Gun control debate sparked: do policies need re-evaluation?

Samantha Weiss January 31, 2013 0

In light of the recent spike in gun violence in America, the topic of gun control has been on everyone’s mind. The two points of view, limiting weapons or imposing fewer laws on weapons, represent much of the debate. Few people stand in the middle of this issue.
However, the sad truth is that few people actually know the rules and legislation that they are standing for or against. The full set of laws encompasses six pages and explains every aspect of gun ownership and usage, from the definition of a firearm, according to the Pennsylvania Uniform Firearms Act, to preemptions from the laws. To make matters more complicated, each state’s laws differ, allowing their individual governments to decide on the most appropriate course of action, in respect to owning and carrying guns.
“You have to register your gun, they do a background check and if you pass, you get a gun … from my understanding at least,” sophomore Seth Previty said of gun laws in Pennsylvania.
Previty was not the only person to appear unsure of the gun control system in America and Pennsylvania specifically. Every student hesitated when asked what they knew about the current gun control laws, but all had an opinion. Even those who considered themselves well-versed in the ordinances couldn’t explain most of the laws when asked.
First-year John Fuiman stood on the side of changing the rules and claimed that the laws that made sense when the Constitution was written should be reexamined and altered in response to the changing world.
 In direct opposition, sophomore and gun owner Meghan Donohue said, “I don’t think they should change the policy because of [the supposed increase in gun violence]. I think the real problem is that so many people are unprotected; the government shouldn’t be making it harder for people to get guns.”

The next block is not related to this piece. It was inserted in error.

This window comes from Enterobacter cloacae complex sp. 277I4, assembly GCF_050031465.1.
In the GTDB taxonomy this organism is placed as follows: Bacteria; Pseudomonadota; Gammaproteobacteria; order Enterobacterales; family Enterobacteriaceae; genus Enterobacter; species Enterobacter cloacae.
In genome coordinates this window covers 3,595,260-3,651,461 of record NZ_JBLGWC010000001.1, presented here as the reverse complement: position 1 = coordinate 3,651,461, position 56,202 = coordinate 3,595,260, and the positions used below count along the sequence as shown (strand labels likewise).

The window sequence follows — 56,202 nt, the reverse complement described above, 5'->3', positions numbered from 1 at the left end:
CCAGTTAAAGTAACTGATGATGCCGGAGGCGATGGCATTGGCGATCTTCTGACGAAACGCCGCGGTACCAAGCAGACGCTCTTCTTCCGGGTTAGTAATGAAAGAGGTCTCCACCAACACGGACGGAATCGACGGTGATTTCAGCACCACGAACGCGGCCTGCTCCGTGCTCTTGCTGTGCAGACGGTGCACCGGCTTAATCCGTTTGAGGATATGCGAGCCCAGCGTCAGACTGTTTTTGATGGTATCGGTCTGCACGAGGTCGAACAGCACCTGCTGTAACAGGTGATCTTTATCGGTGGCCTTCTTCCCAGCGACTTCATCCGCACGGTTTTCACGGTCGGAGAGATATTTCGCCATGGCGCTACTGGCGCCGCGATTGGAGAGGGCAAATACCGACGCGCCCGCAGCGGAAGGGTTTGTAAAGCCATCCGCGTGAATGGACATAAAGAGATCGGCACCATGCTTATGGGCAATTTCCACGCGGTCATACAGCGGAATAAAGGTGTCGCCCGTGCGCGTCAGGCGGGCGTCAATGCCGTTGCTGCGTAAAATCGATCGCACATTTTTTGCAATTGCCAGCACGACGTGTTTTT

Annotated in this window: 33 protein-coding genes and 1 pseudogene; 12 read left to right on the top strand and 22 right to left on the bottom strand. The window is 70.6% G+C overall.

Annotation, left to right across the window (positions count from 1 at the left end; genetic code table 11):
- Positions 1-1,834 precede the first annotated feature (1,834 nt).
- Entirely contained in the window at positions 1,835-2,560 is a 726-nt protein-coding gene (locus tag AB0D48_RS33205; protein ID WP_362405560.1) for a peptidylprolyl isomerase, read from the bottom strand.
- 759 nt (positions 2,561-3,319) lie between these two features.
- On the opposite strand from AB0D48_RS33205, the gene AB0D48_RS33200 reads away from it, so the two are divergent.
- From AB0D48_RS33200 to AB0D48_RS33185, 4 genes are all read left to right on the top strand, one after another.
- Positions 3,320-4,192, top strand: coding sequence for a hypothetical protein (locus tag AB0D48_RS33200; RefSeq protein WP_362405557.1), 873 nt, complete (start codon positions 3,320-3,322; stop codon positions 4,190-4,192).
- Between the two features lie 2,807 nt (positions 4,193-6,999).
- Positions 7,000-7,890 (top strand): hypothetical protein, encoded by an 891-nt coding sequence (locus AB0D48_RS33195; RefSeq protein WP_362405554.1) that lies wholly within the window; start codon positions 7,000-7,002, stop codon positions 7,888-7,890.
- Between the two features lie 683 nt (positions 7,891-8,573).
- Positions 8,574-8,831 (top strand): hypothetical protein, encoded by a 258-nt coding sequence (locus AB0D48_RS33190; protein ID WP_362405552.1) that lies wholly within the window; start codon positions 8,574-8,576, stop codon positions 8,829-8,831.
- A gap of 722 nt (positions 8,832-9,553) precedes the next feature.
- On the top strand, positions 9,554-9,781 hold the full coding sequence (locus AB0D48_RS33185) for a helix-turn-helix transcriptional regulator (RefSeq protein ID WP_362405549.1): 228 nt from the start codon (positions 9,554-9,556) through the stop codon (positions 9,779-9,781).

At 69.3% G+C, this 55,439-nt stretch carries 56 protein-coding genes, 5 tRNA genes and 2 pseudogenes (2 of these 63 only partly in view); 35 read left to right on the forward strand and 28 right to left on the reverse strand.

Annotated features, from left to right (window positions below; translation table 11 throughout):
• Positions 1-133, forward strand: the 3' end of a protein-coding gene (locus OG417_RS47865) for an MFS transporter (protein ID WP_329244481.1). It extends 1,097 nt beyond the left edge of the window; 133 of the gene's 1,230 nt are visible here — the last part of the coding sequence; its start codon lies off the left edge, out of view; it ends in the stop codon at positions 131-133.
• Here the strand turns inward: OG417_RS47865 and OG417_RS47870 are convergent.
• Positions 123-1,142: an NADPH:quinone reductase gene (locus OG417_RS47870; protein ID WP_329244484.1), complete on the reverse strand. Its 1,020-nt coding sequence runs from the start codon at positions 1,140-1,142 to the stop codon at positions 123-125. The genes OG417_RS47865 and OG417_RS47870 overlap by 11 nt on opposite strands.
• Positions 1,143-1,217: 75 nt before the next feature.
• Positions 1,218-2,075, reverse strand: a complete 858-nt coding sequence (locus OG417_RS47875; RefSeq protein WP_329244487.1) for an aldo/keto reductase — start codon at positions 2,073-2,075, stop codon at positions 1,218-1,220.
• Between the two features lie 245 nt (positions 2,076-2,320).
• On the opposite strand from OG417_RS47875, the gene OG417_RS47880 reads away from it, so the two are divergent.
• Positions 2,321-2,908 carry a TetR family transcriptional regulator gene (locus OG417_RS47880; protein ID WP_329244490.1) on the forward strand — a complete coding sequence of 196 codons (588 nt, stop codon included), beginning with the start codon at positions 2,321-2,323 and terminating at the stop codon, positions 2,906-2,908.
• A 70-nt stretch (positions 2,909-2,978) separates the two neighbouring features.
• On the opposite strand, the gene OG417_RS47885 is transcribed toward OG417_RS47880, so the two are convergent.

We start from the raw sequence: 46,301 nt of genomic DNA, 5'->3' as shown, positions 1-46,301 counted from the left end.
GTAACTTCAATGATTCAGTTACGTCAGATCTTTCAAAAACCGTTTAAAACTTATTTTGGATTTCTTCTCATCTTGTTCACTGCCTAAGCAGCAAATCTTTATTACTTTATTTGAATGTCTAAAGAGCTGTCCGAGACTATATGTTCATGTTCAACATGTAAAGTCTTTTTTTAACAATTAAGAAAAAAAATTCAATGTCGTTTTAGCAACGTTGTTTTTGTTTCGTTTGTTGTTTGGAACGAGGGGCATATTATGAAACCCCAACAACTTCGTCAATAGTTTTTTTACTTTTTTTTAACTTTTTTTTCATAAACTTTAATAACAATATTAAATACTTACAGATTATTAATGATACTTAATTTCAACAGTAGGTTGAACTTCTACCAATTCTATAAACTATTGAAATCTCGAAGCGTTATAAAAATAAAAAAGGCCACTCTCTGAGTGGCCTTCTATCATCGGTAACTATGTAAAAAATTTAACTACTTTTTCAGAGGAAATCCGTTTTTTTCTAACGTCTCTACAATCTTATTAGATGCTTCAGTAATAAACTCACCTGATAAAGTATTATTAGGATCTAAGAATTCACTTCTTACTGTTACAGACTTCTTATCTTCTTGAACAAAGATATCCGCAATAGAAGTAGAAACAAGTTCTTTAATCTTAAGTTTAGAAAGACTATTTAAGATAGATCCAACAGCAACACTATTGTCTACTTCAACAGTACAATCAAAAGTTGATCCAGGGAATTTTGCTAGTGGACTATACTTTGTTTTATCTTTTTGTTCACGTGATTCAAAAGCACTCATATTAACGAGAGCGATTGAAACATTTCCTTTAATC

The most commonly debated laws in Pennsylvania revolve around who can attain weapons permits and what weapons must be registered, as many are exempt from such laws.
In layman’s terms, there are six groups of people who cannot purchase, carry or transport weapons within the Commonwealth of Pennsylvania and eight defined situations when a license is unnecessary. They are persons convicted of violent crimes, fugitives from the law, persons deemed by a medical practitioner to be mentally incompetent, illegal aliens, persons subject to PFAs and anyone under 18 years of age.
“I do think that restricting automatic weapons and big clips makes sense,” Dr. John Teske, Elizabethtown College professor of psychology, said.
All are reasonable enough, but the “loopholes” are what make these laws so controversial. Some of these loopholes include the fact that no license is required for the possession of rifles or shotguns.
“A lot of the loopholes should be closed, like those that allow gun collectors at gun shows to sell guns extremely easily when they don’t have the manpower or equipment to do background checks,” first-year Omar Zabala said.
The NRA defines eight acceptable situations in which carrying an unlicensed weapon is acceptable: carrying a handgun in one’s home or personal business, when engaged in target shooting or while going to or from a like event, if one is law enforcement, if the weapon in unloaded and secured, while lawfully hunting (with a hunting license) or while carrying a lawfully attained and licensed weapon belonging to oneself or one’s spouse from another state in a vehicle. A source of debate is that an individual has six months to renew a gun permit and may use it during that time.
“The current system basically gives people a free reign to have any gun for any purpose and that is slightly terrifying to me,” first-year Joe Mastropieri said.
Just one in a long series of violent attacks, the recent Sandy Hook shooting hit close to home for many across the country, including President Obama who cried openly. After this, he set a plan in motion to change the current firearms legislation. While those affected by such heinous crimes have often sided with the President, others find these laws oppressive. Some even ventured to suggest that the pending legislature carried a dictatorial or socialistic feel.
“The purpose of the second amendment is to stop tyranny from happening. If you look at the history, the first thing a dictator or a tyrant will do is take away the guns from the people. That way they have all the power,” Previty said. “They should not touch gun policy, they should not regulate it any harsher. I believe that people should be able to own guns.”
While no changes have been passed through Congress yet, this debate rages on. Whether making weapons harder to access will change the current trend has yet to be seen.
For a complete explanation of gun control laws in Pennsylvania, visit

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